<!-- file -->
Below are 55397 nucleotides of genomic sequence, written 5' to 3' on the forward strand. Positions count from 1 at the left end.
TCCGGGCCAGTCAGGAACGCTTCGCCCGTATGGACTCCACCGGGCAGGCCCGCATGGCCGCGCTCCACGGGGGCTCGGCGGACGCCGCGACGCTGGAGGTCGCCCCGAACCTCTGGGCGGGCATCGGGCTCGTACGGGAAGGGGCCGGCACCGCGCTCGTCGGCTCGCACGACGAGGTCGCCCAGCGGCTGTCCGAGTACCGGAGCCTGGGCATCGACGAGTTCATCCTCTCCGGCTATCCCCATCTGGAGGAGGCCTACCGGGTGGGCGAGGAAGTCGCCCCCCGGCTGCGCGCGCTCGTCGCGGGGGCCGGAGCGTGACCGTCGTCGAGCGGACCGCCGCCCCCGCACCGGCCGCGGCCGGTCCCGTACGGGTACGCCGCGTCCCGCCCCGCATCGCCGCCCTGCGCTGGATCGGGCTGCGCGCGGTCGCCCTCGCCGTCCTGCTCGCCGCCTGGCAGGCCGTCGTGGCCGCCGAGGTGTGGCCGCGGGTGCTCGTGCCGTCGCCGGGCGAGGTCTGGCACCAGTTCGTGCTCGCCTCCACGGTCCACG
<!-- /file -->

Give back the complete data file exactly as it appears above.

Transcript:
Below are 55397 nucleotides of genomic sequence, written 5' to 3' on the forward strand. Positions count from 1 at the left end.
TCCGGGCCAGTCAGGAACGCTTCGCCCGTATGGACTCCACCGGGCAGGCCCGCATGGCCGCGCTCCACGGGGGCTCGGCGGACGCCGCGACGCTGGAGGTCGCCCCGAACCTCTGGGCGGGCATCGGGCTCGTACGGGAAGGGGCCGGCACCGCGCTCGTCGGCTCGCACGACGAGGTCGCCCAGCGGCTGTCCGAGTACCGGAGCCTGGGCATCGACGAGTTCATCCTCTCCGGCTATCCCCATCTGGAGGAGGCCTACCGGGTGGGCGAGGAAGTCGCCCCCCGGCTGCGCGCGCTCGTCGCGGGGGCCGGAGCGTGACCGTCGTCGAGCGGACCGCCGCCCCCGCACCGGCCGCGGCCGGTCCCGTACGGGTACGCCGCGTCCCGCCCCGCATCGCCGCCCTGCGCTGGATCGGGCTGCGCGCGGTCGCCCTCGCCGTCCTGCTCGCCGCCTGGCAGGCCGTCGTGGCCGCCGAGGTGTGGCCGCGGGTGCTCGTGCCGTCGCCGGGCGAGGTCTGGCACCAGTTCGTGCTCGCCTCCACGGTCCACG